Owning a home, especially a century old home in downtown Toronto can be costly. This week we want to explore how to prevent costly home repairs and what regular maintenance you should do so your repair bills don’t skyrocket. The repair bills for a destructive roof leak or an inconvenient appliance failure can really catch homeowners off guard, and while it may seem like a disaster at the time, standard insurance policies don’t cover damage or repairs that result from normal wear and tear or lack of maintenance.
It’s a good idea for homeowners to expect some natural deterioration of their property and to budget appropriately for repairs that are likely to become necessary given the age or condition of their home. For buyers, who are considering a purchase, a property inspector can provide specific information about the age of a home’s most vital systems and its overall construction quality.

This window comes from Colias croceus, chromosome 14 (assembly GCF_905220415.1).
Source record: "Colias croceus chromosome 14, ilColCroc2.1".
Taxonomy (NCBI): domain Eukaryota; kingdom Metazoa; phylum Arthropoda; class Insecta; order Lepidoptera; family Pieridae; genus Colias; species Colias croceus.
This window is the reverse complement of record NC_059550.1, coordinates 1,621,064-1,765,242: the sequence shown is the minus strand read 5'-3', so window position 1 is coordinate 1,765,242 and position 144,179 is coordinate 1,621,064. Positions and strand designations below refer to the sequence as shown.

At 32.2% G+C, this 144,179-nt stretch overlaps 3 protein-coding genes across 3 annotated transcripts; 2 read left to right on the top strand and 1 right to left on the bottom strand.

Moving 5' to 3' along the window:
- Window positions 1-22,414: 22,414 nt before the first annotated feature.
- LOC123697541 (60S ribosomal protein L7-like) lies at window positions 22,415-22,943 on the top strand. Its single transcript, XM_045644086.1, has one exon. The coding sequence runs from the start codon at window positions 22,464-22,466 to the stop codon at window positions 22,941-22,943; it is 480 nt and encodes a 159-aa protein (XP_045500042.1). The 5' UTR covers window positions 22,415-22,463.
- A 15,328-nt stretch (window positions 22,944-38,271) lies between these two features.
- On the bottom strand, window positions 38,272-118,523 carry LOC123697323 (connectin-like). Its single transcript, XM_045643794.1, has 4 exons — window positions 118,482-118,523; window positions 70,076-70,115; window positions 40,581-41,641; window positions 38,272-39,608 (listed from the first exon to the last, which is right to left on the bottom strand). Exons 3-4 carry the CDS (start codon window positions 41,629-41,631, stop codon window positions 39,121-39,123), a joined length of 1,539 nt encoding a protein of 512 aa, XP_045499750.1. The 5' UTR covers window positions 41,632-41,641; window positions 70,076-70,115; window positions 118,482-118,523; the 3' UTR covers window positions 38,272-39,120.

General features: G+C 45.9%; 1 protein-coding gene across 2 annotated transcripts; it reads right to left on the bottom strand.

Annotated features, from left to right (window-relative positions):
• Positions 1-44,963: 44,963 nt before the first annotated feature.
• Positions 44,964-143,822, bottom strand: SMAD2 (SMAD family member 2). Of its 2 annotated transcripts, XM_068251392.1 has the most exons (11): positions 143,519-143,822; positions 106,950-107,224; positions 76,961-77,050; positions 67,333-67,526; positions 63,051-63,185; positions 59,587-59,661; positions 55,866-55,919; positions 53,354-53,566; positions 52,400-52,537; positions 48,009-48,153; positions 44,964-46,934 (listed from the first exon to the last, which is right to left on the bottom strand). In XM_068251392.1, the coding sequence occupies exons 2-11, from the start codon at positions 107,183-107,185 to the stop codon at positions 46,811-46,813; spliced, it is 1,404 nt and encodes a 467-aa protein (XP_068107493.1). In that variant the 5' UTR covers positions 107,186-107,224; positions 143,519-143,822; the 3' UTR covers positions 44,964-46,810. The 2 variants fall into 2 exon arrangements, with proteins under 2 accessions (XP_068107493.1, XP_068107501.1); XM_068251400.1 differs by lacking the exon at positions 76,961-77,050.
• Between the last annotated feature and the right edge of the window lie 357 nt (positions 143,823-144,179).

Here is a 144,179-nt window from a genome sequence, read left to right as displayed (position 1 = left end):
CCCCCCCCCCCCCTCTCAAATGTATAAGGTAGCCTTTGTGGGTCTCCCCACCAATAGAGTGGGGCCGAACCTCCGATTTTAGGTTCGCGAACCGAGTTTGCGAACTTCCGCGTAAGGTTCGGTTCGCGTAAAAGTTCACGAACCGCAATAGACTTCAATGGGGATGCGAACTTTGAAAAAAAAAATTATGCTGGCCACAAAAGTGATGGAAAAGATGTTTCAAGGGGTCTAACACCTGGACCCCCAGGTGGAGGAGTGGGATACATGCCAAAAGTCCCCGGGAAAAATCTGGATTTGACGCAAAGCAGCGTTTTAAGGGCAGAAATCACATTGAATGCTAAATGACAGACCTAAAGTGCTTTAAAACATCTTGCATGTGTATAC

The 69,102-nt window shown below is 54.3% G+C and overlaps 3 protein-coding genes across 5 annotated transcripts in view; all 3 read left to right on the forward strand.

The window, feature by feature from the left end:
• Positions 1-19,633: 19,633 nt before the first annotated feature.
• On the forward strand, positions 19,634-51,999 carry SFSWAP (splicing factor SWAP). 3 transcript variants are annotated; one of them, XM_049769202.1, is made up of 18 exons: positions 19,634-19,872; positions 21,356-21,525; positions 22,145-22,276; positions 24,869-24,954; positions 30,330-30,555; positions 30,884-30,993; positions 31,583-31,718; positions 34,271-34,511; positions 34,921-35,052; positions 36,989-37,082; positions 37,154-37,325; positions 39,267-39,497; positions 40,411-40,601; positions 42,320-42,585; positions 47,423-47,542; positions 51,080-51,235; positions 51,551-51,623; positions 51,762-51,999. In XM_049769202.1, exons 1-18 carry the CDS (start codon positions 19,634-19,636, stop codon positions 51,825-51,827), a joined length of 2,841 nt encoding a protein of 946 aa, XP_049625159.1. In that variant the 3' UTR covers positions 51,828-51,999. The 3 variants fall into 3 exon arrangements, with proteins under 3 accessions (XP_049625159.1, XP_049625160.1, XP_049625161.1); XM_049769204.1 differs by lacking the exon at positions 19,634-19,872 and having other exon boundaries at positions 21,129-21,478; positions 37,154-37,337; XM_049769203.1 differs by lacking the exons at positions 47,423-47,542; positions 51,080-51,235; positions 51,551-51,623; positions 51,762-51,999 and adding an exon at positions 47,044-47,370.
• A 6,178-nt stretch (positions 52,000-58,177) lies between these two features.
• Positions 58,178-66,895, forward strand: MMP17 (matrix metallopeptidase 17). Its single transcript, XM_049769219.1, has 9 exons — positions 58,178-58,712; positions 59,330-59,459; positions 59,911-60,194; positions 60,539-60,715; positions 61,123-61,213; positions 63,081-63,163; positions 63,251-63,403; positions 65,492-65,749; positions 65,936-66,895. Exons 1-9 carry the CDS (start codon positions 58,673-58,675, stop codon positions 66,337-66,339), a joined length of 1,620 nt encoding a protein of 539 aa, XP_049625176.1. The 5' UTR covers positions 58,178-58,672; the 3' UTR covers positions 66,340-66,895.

The hardiness of the materials used to build a home generally determines how long the components are likely to last, but the quality of the installation, intensity of use, local climate conditions and a level of maintenance can impact their actual longevity.
The most durable materials used today, including hardwoods, composites, stone and various tiles, can last a lifetime with the proper care and maintenance. However, they are often reapplied prior to the end of their useful life for aesthetic reasons, as styles, preferences and decorative options change over time.
When replacing worn-out or dated features, many agents recommend that homeowners select materials and upgrades that are in line with the neighbourhood norm. Over-improving or under-improving can limit the potential return on your investment. If you are unsure about how you can improve your home, call us or email us at email@example.com.